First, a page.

Older Jeep and Ram EcoDiesel Owners Won't See an Engine Fix Until at Least May
Fiat Chrysler Automobiles secured permission to sell 2017 Ram 1500 EcoDiesel and Jeep Grand Cherokee EcoDiesel models in late July, but it could be nearly a year from that date before owners of 2014-2016 models can breathe easier.
In its bid to satisfy a very angry Environmental Protection Agency, FCA agreed to remove undeclared auxiliary emission control devices from its 2017 3.0-liter diesel vehicles and offer a fix for the 104,000 already on the road. Satisfied that nitrogen oxide (NOx) levels would stay within legal limits, the EPA gave the automaker the green light. With certification in hand, new EcoDiesels began appearing on dealer lots by the end of September.
The story doesn’t end there, however. Numerous Ram and Jeep EcoDiesel owners want FCA to pay up, and it’ll be many months before FCA fixes any of their vehicles.
According to Reuters, lawyers for FCA and EcoDiesel owners have now entered into settlement talks. Documents pertaining to a proposed settlement have already exchanged hands, stated court settlement master Ken Feinberg in a Tuesday court hearing held in San Francisco.
Ornery EcoDiesel owners aren’t the only party suing FCA. The U.S. Justice Department filed suit against the automaker in May, accusing FCA of illegally circumventing emissions laws. Supplier Robert Bosch, which helped develop the engine, is also the target of lawsuits.
Representatives from the Justice Department and Bosch were present at Tuesday’s hearing. In the hopes of reaching a settlement, Feinberg claims there’s two meetings planned for January — one between FCA and the feds, and another between the automaker, Bosch, and the owners.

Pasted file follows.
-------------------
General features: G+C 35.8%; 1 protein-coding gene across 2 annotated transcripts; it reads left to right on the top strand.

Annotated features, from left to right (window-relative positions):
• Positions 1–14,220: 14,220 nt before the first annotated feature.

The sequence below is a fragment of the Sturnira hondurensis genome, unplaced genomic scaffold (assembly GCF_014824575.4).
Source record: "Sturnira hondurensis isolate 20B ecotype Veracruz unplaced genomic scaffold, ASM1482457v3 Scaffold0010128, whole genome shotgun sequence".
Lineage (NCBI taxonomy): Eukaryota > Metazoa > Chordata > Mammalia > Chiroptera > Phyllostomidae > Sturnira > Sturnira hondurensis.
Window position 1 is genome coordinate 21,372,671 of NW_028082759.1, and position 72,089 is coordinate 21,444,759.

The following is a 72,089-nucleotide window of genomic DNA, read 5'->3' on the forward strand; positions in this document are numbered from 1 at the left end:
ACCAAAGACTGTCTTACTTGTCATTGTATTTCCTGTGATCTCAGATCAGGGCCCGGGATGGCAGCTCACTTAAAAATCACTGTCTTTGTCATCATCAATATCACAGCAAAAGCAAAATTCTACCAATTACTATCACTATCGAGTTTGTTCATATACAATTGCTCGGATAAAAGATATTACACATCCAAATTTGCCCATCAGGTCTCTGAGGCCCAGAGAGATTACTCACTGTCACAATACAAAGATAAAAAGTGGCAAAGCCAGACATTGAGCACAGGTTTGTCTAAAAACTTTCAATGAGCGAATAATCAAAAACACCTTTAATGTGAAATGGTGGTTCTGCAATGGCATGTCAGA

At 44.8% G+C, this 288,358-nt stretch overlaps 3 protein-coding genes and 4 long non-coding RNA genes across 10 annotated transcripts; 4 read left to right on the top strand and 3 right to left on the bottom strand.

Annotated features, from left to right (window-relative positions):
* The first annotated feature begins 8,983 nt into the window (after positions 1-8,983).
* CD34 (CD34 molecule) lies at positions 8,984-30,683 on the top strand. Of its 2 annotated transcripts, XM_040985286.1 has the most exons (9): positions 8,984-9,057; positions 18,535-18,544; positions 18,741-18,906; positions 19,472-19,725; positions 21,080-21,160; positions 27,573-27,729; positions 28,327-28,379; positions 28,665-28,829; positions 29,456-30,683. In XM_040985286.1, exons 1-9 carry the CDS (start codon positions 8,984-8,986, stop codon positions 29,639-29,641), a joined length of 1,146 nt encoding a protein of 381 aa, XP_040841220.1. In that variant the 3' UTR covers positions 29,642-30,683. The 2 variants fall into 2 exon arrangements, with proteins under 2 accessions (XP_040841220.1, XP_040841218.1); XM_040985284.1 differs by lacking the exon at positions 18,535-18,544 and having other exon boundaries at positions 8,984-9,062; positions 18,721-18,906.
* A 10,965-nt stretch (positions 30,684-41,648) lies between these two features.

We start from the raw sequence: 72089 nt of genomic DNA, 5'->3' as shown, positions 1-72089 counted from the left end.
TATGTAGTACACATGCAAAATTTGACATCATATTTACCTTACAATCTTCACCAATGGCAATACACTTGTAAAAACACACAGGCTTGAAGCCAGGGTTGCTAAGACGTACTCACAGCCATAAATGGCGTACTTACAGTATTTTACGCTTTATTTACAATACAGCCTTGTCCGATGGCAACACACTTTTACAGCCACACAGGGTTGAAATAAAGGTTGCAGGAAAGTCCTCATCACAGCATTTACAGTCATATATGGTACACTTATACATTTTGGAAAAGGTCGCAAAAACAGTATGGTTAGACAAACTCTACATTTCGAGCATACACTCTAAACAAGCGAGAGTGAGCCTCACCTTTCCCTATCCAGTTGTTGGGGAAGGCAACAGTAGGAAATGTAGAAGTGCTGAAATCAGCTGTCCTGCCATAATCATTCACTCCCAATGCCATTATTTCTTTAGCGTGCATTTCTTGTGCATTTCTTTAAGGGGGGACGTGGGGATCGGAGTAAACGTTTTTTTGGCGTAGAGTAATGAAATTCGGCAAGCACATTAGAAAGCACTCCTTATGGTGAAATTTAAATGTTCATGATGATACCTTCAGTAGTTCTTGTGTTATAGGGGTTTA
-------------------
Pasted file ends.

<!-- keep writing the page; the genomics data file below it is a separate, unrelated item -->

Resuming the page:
“Everybody in good faith is certainly trying to figure out how we might achieve a comprehensive settlement,” Feinberg said. He feels a settlement could be reached as early as March.
As for the vehicles, owners will have to wait out the winter before receiving a fix. Justice Department lawyer Leigh Rende said FCA began testing the fix on December 17th. Ensuring that the repair can bring the older models into compliance is expected to take three months, which takes us to the middle of March. After that, the government has 30 days to review the test results. A determination is expected by the end of April.
If it’s a go, the automaker would then have to inform dealers of the work needed and mail out notices to owners.
Though FCA CEO Sergio Marchionne called last January’s accusation of emissions cheating “hogwash,” the subsequent lawsuit from the Justice Department was worthy of fear. Under federal rules, FCA could be on the hook for $4.6 billion in fines if found guilty of Clean Air Act violations.
[Image: Fiat Chrysler Automobiles]
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